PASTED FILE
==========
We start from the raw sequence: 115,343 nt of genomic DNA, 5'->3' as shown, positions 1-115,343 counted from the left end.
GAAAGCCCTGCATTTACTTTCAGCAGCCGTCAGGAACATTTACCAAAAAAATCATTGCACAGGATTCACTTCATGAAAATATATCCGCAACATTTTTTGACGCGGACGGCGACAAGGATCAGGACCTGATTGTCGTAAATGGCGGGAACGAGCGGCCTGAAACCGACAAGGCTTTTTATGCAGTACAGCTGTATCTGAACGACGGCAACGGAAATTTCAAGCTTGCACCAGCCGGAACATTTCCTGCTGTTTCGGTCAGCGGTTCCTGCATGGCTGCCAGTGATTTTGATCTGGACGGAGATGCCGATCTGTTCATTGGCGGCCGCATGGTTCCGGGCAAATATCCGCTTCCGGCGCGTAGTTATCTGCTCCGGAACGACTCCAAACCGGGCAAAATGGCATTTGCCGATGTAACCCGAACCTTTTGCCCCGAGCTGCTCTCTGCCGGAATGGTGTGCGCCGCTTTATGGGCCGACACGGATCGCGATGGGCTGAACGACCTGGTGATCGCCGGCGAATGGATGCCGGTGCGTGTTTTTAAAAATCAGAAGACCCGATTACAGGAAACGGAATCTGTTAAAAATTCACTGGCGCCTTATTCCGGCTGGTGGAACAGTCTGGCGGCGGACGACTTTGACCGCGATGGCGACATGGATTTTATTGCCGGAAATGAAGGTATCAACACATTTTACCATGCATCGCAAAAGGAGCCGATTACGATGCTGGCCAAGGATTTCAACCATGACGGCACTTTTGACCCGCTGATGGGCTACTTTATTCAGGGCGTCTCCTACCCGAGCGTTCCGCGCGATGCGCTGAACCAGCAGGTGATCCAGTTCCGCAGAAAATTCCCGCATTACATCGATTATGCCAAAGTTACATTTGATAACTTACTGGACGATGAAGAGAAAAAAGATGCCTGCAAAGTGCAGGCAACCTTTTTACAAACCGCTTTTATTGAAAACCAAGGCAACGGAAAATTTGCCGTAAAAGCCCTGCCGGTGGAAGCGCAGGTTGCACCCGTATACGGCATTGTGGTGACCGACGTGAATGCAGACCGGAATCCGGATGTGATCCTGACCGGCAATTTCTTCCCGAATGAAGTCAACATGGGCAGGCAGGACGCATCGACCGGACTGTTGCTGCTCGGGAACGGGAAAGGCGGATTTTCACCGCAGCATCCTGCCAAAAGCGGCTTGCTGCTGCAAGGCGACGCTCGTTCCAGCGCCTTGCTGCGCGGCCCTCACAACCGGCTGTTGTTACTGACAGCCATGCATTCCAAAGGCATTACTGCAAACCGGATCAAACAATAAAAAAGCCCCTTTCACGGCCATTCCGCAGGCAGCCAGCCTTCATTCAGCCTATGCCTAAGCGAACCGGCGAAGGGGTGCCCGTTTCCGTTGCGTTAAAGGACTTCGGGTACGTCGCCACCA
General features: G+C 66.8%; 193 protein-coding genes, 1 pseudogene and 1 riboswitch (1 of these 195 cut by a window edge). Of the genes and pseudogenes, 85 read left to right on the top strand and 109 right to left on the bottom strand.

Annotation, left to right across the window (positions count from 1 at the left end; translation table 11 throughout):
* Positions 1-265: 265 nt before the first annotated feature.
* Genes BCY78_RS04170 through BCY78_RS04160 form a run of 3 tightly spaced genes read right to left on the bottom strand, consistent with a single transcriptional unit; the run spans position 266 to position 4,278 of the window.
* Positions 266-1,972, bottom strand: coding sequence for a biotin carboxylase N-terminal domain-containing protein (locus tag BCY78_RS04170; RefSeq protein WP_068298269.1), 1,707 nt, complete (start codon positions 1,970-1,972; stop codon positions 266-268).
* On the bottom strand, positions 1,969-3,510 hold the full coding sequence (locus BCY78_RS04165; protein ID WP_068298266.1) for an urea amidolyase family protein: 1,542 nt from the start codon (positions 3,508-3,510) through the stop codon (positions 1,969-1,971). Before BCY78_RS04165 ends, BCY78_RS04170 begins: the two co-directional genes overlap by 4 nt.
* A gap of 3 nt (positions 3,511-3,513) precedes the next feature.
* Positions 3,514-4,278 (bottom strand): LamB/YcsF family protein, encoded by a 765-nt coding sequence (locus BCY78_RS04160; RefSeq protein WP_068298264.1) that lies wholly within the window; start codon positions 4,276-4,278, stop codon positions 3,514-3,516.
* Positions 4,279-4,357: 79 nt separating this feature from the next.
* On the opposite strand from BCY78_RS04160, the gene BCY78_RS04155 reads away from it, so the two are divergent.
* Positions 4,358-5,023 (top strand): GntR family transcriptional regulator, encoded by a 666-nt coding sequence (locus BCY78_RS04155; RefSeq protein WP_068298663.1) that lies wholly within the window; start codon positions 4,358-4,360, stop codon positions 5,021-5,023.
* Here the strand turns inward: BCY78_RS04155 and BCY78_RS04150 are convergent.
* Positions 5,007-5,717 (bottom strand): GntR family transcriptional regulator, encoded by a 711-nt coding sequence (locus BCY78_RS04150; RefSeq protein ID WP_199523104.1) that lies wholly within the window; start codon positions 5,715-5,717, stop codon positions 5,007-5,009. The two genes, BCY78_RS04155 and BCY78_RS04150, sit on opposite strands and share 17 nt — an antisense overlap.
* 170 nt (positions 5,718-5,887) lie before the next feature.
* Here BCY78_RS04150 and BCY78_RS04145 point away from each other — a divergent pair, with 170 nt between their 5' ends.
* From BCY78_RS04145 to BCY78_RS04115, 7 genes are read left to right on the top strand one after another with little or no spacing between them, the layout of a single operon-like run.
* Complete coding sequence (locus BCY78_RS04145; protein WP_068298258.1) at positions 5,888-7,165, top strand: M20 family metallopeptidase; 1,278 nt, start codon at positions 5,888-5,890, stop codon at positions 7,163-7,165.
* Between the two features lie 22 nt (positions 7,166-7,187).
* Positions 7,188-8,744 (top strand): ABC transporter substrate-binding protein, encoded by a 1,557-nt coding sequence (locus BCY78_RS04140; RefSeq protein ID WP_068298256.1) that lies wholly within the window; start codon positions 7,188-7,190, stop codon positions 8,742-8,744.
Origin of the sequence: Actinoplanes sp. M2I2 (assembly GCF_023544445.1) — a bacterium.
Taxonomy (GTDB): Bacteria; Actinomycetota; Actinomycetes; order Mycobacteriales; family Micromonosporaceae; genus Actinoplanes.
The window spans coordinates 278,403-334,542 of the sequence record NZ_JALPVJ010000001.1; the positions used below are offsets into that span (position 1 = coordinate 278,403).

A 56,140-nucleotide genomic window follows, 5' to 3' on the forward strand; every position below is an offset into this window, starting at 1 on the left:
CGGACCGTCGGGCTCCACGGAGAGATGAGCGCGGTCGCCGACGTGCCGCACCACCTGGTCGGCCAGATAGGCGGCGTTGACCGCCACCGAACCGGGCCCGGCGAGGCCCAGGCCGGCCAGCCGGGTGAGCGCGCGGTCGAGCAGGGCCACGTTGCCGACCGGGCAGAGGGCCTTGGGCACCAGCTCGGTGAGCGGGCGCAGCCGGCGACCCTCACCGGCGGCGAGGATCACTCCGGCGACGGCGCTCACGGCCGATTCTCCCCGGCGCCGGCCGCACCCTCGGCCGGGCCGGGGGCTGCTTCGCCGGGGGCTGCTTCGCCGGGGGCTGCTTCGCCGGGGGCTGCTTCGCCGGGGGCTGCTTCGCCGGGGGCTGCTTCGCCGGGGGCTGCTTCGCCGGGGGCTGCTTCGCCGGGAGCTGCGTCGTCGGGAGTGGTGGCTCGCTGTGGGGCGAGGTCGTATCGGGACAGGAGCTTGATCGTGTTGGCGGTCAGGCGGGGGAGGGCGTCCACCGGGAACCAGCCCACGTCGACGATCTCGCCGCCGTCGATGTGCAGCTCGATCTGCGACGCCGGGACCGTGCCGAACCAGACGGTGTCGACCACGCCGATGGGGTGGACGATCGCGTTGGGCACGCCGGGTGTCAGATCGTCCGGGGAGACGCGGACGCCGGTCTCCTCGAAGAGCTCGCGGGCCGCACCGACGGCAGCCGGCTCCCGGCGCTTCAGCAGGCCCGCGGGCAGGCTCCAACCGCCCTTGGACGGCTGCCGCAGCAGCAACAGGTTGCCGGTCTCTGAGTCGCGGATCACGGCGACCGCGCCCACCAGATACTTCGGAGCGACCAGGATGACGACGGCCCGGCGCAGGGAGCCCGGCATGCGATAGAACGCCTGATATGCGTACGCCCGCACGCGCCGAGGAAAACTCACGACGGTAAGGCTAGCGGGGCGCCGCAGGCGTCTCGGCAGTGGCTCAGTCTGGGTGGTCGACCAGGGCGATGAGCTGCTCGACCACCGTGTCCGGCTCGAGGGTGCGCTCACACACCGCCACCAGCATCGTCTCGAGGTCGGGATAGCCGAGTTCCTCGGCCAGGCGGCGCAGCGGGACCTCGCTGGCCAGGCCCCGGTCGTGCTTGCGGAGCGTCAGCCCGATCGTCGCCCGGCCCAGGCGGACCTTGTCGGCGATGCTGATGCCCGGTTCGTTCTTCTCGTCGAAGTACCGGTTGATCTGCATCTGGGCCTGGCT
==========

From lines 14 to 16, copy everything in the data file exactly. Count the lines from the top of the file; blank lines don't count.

* Here the strand turns inward: BCY78_RS04155 and BCY78_RS04150 are convergent.
* Positions 5,007-5,717 (bottom strand): GntR family transcriptional regulator, encoded by a 711-nt coding sequence (locus BCY78_RS04150; RefSeq protein ID WP_199523104.1) that lies wholly within the window; start codon positions 5,715-5,717, stop codon positions 5,007-5,009. The two genes, BCY78_RS04155 and BCY78_RS04150, sit on opposite strands and share 17 nt — an antisense overlap.
* 170 nt (positions 5,718-5,887) lie before the next feature.